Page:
Ray Tracing

In computer graphics, ray tracing is a technique for generating an image by bouncing a pixel ray around in a scene, and simulating effects of its encounters with objects in that scene. Ray-traced scenes can be highly realistic but implementing algorithms involve considerable computation time. This makes ray tracing best suited for applications where the image can be rendered slowly ahead of time, such as in still images and film and television visual effects.

This application implements basic ray tracing algorithm. For each pixel, a ray is shot from a camera position out into the world. A ray can hit any object and get reflected, refracted, etc. An intersection of a ray with an object's surface that is closest to a screen is calculated. Lighting model, such as Phong lighting model, is then performed to get a color of a surface at this point of intersection. In this way, a color of each pixel is determined. This simulates the opposite of what happens in real life: Light rays reach our eyes from the world.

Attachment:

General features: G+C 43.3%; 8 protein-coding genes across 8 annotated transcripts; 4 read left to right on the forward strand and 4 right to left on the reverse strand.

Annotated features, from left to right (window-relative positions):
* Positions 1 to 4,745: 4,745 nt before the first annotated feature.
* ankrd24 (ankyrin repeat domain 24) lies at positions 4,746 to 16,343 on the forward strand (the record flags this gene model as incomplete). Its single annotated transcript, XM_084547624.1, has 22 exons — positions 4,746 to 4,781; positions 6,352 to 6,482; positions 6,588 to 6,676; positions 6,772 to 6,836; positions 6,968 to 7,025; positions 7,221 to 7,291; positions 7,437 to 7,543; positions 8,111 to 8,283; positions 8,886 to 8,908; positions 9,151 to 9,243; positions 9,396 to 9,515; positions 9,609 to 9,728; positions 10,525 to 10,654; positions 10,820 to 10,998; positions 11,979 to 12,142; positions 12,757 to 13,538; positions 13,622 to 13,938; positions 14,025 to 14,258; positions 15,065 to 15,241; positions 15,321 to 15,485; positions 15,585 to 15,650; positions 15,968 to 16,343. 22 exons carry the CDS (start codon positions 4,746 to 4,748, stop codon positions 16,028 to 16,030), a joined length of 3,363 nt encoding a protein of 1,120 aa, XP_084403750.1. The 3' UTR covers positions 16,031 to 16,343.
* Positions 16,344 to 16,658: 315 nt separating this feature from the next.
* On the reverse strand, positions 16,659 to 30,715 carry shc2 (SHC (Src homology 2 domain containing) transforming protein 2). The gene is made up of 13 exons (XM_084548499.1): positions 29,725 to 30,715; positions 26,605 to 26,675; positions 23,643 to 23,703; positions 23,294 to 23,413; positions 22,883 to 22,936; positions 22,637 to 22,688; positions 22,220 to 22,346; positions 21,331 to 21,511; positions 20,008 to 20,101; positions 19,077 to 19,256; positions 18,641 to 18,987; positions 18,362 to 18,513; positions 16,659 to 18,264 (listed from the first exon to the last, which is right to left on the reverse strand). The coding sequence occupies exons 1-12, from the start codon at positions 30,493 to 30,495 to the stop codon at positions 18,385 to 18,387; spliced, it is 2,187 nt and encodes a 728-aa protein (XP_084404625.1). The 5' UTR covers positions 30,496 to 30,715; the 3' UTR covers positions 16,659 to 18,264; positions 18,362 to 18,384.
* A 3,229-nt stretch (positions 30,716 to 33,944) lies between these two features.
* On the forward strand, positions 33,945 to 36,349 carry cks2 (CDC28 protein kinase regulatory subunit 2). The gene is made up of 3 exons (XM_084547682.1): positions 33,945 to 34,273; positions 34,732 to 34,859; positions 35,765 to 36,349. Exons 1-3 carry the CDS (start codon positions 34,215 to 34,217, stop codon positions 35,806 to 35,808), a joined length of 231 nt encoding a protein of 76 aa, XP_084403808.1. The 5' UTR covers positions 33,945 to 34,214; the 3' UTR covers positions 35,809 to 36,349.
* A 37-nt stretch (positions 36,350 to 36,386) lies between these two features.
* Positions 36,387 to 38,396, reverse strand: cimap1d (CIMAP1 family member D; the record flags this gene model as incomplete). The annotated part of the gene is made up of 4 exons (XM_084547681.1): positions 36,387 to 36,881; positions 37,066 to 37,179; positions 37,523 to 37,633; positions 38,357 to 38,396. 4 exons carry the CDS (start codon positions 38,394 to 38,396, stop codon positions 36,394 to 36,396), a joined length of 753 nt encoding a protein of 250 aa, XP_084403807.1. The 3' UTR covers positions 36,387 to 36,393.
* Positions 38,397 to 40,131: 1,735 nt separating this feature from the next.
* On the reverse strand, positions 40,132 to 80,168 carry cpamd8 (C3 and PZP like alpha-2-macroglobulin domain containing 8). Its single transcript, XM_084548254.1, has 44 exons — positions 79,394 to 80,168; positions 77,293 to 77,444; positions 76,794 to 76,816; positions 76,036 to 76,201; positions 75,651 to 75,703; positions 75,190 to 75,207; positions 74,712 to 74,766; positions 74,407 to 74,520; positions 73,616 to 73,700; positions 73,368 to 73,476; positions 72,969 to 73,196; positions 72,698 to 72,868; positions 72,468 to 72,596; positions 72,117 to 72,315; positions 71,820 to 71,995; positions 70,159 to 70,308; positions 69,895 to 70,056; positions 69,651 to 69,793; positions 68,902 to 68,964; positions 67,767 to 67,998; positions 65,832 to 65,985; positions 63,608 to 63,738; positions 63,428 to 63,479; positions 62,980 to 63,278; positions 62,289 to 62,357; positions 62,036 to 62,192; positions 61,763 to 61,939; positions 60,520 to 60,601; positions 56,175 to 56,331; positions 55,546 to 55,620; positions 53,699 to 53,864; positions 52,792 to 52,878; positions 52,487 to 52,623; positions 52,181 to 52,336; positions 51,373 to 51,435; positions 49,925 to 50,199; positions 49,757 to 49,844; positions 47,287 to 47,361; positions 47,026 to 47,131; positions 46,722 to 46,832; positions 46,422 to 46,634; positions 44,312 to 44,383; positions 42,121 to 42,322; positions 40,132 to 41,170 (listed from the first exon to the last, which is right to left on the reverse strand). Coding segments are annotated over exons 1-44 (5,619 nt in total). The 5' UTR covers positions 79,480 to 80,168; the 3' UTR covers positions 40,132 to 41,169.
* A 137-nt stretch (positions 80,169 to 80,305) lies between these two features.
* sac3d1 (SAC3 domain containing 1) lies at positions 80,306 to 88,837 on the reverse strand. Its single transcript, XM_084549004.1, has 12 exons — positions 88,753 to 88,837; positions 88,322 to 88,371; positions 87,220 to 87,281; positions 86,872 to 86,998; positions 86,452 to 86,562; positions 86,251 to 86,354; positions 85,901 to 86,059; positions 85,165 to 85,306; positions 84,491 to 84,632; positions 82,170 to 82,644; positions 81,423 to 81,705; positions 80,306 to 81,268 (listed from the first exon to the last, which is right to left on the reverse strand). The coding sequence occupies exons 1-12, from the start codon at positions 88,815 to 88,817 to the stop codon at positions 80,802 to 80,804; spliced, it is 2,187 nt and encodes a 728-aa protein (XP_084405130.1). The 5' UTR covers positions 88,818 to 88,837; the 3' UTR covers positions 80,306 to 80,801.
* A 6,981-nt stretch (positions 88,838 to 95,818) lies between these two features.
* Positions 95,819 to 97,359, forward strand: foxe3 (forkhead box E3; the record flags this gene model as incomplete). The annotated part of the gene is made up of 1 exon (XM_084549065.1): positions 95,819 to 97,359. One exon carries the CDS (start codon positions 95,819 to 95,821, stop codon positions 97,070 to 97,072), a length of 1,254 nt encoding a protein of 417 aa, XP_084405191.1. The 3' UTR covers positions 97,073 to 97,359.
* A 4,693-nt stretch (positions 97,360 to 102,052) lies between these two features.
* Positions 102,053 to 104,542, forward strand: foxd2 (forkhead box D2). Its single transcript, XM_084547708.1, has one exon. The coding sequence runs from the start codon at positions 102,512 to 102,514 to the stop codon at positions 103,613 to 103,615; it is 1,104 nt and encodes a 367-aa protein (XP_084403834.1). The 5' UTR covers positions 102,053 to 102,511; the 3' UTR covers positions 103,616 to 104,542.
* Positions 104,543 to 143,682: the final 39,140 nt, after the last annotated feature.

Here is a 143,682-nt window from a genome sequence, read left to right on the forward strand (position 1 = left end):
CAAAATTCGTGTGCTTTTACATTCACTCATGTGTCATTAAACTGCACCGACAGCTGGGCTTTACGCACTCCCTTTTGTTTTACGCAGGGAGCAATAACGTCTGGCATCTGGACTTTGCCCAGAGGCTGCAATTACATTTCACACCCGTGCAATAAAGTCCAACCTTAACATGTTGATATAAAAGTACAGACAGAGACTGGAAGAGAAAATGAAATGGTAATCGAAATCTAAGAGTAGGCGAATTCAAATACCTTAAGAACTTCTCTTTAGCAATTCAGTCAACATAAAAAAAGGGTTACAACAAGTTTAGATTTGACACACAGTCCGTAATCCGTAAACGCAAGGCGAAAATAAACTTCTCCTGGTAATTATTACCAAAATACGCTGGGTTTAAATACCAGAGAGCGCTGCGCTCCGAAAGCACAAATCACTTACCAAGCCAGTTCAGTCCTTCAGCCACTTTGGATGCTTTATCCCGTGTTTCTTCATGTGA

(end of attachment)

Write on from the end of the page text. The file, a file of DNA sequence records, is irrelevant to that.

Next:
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How do I get set up?

  • This program is written in C++ and OpenGL. Make sure you have OpenGL library installed.
  • Compilation process
    • Windows: compile and run in IDE
    • Mac:
      g++ -Wall -o yourfile yourfile.cpp -framework OpenGL - framework GLUT
    • Linux:
      g++ -g -o yourfile -I/usr/include/GL yourfile.cpp -lGL -lglut -lm -lGLU

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